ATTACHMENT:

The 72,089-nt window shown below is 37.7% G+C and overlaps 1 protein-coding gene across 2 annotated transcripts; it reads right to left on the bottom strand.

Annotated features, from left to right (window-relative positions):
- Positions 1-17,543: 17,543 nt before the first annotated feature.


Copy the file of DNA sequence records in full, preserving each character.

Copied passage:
The 72,089-nt window shown below is 37.7% G+C and overlaps 1 protein-coding gene across 2 annotated transcripts; it reads right to left on the bottom strand.

Annotated features, from left to right (window-relative positions):
- Positions 1-17,543: 17,543 nt before the first annotated feature.